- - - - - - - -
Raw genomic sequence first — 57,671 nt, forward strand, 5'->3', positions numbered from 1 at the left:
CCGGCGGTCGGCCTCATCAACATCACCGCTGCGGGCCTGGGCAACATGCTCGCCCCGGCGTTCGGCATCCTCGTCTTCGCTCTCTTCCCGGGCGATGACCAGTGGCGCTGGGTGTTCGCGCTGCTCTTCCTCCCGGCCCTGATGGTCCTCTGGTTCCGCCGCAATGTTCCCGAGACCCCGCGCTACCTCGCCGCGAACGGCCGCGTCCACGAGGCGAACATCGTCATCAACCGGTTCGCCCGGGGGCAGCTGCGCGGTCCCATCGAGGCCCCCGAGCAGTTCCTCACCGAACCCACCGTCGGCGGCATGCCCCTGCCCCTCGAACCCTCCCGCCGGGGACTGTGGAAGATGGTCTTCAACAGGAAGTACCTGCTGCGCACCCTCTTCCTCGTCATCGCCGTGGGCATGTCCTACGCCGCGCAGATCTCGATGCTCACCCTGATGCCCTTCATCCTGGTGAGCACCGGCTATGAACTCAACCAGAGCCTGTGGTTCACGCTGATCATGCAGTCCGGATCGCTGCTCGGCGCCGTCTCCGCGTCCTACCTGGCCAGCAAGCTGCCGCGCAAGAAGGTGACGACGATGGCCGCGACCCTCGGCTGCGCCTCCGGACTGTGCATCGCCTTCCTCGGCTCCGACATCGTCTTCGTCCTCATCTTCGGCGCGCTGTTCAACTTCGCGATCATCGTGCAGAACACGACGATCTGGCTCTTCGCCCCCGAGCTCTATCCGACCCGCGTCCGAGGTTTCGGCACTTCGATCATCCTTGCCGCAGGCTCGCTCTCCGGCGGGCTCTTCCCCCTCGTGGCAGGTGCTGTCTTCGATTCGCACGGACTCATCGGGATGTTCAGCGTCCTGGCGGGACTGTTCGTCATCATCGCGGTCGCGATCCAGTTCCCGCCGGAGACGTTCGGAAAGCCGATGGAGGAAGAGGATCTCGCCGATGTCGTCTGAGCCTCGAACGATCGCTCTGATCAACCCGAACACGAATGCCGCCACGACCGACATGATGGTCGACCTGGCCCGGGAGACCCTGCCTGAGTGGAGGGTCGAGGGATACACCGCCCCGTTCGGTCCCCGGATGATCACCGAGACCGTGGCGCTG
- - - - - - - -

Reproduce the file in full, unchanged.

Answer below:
Raw genomic sequence first — 57,671 nt, forward strand, 5'->3', positions numbered from 1 at the left:
CCGGCGGTCGGCCTCATCAACATCACCGCTGCGGGCCTGGGCAACATGCTCGCCCCGGCGTTCGGCATCCTCGTCTTCGCTCTCTTCCCGGGCGATGACCAGTGGCGCTGGGTGTTCGCGCTGCTCTTCCTCCCGGCCCTGATGGTCCTCTGGTTCCGCCGCAATGTTCCCGAGACCCCGCGCTACCTCGCCGCGAACGGCCGCGTCCACGAGGCGAACATCGTCATCAACCGGTTCGCCCGGGGGCAGCTGCGCGGTCCCATCGAGGCCCCCGAGCAGTTCCTCACCGAACCCACCGTCGGCGGCATGCCCCTGCCCCTCGAACCCTCCCGCCGGGGACTGTGGAAGATGGTCTTCAACAGGAAGTACCTGCTGCGCACCCTCTTCCTCGTCATCGCCGTGGGCATGTCCTACGCCGCGCAGATCTCGATGCTCACCCTGATGCCCTTCATCCTGGTGAGCACCGGCTATGAACTCAACCAGAGCCTGTGGTTCACGCTGATCATGCAGTCCGGATCGCTGCTCGGCGCCGTCTCCGCGTCCTACCTGGCCAGCAAGCTGCCGCGCAAGAAGGTGACGACGATGGCCGCGACCCTCGGCTGCGCCTCCGGACTGTGCATCGCCTTCCTCGGCTCCGACATCGTCTTCGTCCTCATCTTCGGCGCGCTGTTCAACTTCGCGATCATCGTGCAGAACACGACGATCTGGCTCTTCGCCCCCGAGCTCTATCCGACCCGCGTCCGAGGTTTCGGCACTTCGATCATCCTTGCCGCAGGCTCGCTCTCCGGCGGGCTCTTCCCCCTCGTGGCAGGTGCTGTCTTCGATTCGCACGGACTCATCGGGATGTTCAGCGTCCTGGCGGGACTGTTCGTCATCATCGCGGTCGCGATCCAGTTCCCGCCGGAGACGTTCGGAAAGCCGATGGAGGAAGAGGATCTCGCCGATGTCGTCTGAGCCTCGAACGATCGCTCTGATCAACCCGAACACGAATGCCGCCACGACCGACATGATGGTCGACCTGGCCCGGGAGACCCTGCCTGAGTGGAGGGTCGAGGGATACACCGCCCCGTTCGGTCCCCGGATGATCACCGAGACCGTGGCGCTG